Declamation, Paternity, And Roman Identity: Authority And The Rhetorical Self by Erik GundersonDeclamation, Paternity, And Roman Identity: Authority And The Rhetorical Self by Erik Gunderson

Declamation, Paternity, And Roman Identity: Authority And The Rhetorical Self

byErik Gunderson

Paperback | May 14, 2007

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Declamation was a staple of education and cultured literary life in the Roman world over many centuries. This book offers a radical re-evaluation of the genre, its social importance, and its role in the history of the Western self. Ironically, this genre obsessed with "growing up" has been rejected by its own posterity. Erik Gunderson explores the social and psychic dynamics of this refusal within the ancient world as well as beyond. The book is of interest to specialists in classics, rhetoric, queer studies, and psychoanalytic literary criticism.
Erik Gunderson is an Associate Professor in the Department of Greek and Latin at the Ohio State University. He is the author of Staging Masculinity: The Rhetoric of Performance in the Roman World (2000; ISBN 0472111396).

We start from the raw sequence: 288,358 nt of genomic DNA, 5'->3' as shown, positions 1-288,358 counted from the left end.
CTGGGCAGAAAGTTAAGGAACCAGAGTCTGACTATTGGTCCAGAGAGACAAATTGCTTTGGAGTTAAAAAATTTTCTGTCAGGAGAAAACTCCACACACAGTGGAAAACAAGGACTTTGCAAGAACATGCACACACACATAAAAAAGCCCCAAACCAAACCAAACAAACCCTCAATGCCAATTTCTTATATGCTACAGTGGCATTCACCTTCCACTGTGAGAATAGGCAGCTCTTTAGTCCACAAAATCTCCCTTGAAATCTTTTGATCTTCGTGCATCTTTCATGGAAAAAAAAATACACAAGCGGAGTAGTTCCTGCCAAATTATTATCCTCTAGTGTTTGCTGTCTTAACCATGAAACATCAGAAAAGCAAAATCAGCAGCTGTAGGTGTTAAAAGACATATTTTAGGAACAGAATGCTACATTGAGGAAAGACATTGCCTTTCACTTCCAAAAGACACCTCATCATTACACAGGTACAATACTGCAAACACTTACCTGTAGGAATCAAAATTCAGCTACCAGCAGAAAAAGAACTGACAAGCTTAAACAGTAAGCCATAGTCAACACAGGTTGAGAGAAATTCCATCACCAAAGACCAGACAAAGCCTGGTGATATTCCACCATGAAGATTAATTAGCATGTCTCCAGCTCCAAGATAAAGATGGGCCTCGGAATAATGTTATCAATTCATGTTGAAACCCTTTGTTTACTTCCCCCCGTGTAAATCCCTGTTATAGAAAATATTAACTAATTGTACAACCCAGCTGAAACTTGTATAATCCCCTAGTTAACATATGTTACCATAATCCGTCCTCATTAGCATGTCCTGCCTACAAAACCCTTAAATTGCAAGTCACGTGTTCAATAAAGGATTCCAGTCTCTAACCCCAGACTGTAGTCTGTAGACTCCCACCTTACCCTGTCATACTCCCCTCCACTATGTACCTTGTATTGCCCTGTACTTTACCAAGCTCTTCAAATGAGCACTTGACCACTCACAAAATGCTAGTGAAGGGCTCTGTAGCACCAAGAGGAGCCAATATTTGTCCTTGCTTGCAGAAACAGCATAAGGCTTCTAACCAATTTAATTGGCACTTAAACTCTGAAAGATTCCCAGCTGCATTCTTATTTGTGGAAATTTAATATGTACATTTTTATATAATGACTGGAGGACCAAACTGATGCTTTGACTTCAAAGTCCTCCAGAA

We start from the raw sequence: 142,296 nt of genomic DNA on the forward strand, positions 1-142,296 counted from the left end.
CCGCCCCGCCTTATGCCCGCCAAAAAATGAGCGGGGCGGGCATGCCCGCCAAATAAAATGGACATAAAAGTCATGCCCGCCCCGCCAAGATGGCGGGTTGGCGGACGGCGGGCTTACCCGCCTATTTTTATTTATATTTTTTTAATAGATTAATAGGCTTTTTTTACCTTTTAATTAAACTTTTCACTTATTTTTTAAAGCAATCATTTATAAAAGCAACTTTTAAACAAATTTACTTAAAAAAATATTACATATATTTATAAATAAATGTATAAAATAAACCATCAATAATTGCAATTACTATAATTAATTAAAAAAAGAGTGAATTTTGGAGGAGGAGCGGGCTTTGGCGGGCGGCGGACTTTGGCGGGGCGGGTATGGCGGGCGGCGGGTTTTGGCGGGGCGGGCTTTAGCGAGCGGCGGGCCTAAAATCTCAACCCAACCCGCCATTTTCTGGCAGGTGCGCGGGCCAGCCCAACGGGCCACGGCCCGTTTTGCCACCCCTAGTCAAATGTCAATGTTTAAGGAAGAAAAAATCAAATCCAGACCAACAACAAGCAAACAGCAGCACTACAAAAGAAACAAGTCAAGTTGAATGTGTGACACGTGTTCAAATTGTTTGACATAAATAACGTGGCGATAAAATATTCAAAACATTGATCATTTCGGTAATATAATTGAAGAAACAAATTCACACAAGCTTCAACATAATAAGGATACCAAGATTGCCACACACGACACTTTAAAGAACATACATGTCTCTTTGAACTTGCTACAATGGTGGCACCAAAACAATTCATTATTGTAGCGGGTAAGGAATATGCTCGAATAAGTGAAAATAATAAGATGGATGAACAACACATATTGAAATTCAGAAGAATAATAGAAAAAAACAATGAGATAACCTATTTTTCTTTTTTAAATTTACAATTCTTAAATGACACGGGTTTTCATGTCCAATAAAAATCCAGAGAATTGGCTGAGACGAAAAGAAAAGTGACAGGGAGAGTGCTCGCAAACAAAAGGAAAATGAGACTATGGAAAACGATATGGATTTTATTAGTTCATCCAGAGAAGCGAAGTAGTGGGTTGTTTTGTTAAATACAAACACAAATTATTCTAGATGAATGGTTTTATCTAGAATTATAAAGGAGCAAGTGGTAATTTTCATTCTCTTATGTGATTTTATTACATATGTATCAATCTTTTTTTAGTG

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Title:Declamation, Paternity, And Roman Identity: Authority And The Rhetorical SelfFormat:PaperbackDimensions:300 pages, 8.98 × 5.98 × 0.67 inPublished:May 14, 2007Publisher:Cambridge University PressLanguage:English

The following ISBNs are associated with this title:

ISBN - 10:0521036526

ISBN - 13:9780521036528

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Table of Contents

Preface: Acheron; Introduction: a praise of folly; Part I. Where Ego Was ...: 1. Recalling declamation; 2. Fathers and sons; bodies and places; 3. Living declamation; 4. Raving among the insane; Part II. Let Id Be: 5. An Cimbrice loquendum sit: speaking and unspeaking the language of homosexual desire; 6. Paterni nominis religio; By way of conclusion; Appendix 1: further reading; Appendix 2: sample declamations; List of references; Index locorum; General index.

Editorial Reviews

"This book will be valuable as a corrective to the neglect of declamation as literature and a source for social history. There is humor, irony, and much perceptive scholarship. It is a notable addition to the body of scholarship on Roman declamation." Classic World, Lewis A. Sussman, University of Florida